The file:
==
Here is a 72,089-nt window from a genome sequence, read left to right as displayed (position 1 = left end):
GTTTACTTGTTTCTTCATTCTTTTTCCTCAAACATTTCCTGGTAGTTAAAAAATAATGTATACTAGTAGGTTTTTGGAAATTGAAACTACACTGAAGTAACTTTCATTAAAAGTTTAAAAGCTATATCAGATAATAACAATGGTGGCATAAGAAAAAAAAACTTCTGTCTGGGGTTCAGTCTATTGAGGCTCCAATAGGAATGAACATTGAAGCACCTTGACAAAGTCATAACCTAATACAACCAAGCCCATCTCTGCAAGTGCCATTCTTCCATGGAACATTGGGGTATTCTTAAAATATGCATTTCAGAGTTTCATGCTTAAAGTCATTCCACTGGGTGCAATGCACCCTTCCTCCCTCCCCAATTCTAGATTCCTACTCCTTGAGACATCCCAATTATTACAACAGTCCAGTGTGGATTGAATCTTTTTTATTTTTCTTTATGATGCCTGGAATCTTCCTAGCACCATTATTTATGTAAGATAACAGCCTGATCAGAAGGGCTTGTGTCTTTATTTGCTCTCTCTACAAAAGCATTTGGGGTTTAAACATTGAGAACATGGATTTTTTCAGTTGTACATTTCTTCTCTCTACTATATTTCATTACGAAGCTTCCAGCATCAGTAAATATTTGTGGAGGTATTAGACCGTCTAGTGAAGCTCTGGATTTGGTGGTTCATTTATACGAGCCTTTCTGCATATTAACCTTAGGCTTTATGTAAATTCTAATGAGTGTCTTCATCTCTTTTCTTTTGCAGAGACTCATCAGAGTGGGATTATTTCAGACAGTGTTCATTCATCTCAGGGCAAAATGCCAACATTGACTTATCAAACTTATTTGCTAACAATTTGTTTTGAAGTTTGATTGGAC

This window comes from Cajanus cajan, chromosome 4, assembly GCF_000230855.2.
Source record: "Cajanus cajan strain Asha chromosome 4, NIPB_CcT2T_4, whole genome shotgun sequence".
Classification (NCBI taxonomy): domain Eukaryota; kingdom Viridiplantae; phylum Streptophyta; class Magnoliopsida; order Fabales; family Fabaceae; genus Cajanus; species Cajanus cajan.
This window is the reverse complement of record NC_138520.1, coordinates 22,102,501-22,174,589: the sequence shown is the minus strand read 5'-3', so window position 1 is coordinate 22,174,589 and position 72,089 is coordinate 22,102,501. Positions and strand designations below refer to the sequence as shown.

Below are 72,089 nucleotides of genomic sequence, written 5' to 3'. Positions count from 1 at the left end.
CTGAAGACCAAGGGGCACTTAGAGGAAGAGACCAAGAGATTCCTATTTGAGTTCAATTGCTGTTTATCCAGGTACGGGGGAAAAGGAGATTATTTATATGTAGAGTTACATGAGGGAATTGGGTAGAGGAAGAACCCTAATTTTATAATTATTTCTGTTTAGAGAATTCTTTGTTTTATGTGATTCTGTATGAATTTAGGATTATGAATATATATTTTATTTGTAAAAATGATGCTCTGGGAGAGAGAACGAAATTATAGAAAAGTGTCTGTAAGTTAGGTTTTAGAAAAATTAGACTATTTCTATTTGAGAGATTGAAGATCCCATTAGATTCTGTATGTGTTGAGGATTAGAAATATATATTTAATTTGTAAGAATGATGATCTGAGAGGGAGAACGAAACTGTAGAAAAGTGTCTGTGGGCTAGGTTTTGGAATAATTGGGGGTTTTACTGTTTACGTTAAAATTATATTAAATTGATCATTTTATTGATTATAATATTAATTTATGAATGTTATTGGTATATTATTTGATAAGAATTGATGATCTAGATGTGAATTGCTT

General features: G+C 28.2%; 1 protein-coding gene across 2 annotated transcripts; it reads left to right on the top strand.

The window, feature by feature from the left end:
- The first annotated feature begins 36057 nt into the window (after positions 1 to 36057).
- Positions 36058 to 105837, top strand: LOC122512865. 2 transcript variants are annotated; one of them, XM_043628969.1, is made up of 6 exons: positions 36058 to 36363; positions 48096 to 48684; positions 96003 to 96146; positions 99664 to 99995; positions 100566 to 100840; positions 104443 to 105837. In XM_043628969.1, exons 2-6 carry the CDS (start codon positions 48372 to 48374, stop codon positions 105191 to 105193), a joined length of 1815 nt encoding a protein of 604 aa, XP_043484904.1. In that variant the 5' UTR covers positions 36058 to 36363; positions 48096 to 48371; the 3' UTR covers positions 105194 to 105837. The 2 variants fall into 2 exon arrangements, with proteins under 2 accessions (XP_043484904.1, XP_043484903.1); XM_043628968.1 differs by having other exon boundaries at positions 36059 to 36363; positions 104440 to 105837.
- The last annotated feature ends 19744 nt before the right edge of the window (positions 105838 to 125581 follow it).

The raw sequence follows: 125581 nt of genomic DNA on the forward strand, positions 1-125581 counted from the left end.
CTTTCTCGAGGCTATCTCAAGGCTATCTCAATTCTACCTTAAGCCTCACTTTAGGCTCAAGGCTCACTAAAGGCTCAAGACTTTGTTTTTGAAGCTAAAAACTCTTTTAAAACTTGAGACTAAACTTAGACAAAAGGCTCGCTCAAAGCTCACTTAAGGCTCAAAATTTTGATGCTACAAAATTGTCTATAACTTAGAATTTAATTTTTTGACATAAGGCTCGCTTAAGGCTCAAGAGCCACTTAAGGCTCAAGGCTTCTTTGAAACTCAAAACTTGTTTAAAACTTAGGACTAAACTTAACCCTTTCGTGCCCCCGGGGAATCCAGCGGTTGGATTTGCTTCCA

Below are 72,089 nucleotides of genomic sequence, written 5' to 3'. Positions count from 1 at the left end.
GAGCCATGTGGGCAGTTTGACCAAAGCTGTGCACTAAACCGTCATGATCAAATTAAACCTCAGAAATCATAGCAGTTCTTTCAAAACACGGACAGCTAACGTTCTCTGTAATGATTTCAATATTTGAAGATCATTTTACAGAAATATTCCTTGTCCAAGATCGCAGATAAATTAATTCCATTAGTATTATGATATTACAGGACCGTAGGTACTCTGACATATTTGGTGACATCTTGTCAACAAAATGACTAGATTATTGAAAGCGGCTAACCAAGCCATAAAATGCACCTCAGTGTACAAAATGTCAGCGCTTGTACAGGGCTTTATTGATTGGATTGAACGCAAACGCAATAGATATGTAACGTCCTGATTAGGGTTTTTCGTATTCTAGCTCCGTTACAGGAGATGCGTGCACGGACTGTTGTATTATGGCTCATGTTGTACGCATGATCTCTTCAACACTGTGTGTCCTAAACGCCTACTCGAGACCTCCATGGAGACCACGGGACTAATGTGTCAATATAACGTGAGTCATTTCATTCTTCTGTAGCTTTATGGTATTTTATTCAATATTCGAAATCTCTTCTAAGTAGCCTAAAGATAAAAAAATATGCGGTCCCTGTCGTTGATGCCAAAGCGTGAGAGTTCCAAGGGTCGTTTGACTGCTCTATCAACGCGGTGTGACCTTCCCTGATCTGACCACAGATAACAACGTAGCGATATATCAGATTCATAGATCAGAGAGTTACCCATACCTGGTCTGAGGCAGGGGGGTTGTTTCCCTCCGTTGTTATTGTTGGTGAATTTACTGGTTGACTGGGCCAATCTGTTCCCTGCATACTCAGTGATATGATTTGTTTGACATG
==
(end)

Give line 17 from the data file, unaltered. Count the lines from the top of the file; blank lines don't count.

GAGCCATGTGGGCAGTTTGACCAAAGCTGTGCACTAAACCGTCATGATCAAATTAAACCTCAGAAATCATAGCAGTTCTTTCAAAACACGGACAGCTAACGTTCTCTGTAATGATTTCAATATTTGAAGATCATTTTACAGAAATATTCCTTGTCCAAGATCGCAGATAAATTAATTCCATTAGTATTATGATATTACAGGACCGTAGGTACTCTGACATATTTGGTGACATCTTGTCAACAAAATGACTAGATTATTGAAAGCGGCTAACCAAGCCATAAAATGCACCTCAGTGTACAAAATGTCAGCGCTTGTACAGGGCTTTATTGATTGGATTGAACGCAAACGCAATAGATATGTAACGTCCTGATTAGGGTTTTTCGTATTCTAGCTCCGTTACAGGAGATGCGTGCACGGACTGTTGTATTATGGCTCATGTTGTACGCATGATCTCTTCAACACTGTGTGTCCTAAACGCCTACTCGAGACCTCCATGGAGACCACGGGACTAATGTGTCAATATAACGTGAGTCATTTCATTCTTCTGTAGCTTTATGGTATTTTATTCAATATTCGAAATCTCTTCTAAGTAGCCTAAAGATAAAAAAATATGCGGTCCCTGTCGTTGATGCCAAAGCGTGAGAGTTCCAAGGGTCGTTTGACTGCTCTATCAACGCGGTGTGACCTTCCCTGATCTGACCACAGATAACAACGTAGCGATATATCAGATTCATAGATCAGAGAGTTACCCATACCTGGTCTGAGGCAGGGGGGTTGTTTCCCTCCGTTGTTATTGTTGGTGAATTTACTGGTTGACTGGGCCAATCTGTTCCCTGCATACTCAGTGATATGATTTGTTTGACATG